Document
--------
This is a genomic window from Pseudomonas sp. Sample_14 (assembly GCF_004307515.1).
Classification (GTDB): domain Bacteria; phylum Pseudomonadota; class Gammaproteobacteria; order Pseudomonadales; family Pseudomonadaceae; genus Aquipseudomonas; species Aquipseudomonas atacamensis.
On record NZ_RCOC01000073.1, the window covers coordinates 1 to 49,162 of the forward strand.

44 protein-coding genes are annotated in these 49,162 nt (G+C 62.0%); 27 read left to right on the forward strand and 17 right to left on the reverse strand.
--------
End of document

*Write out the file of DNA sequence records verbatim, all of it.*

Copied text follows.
This is a genomic window from Pseudomonas sp. Sample_14 (assembly GCF_004307515.1).
Classification (GTDB): domain Bacteria; phylum Pseudomonadota; class Gammaproteobacteria; order Pseudomonadales; family Pseudomonadaceae; genus Aquipseudomonas; species Aquipseudomonas atacamensis.
On record NZ_RCOC01000073.1, the window covers coordinates 1 to 49,162 of the forward strand.

44 protein-coding genes are annotated in these 49,162 nt (G+C 62.0%); 27 read left to right on the forward strand and 17 right to left on the reverse strand.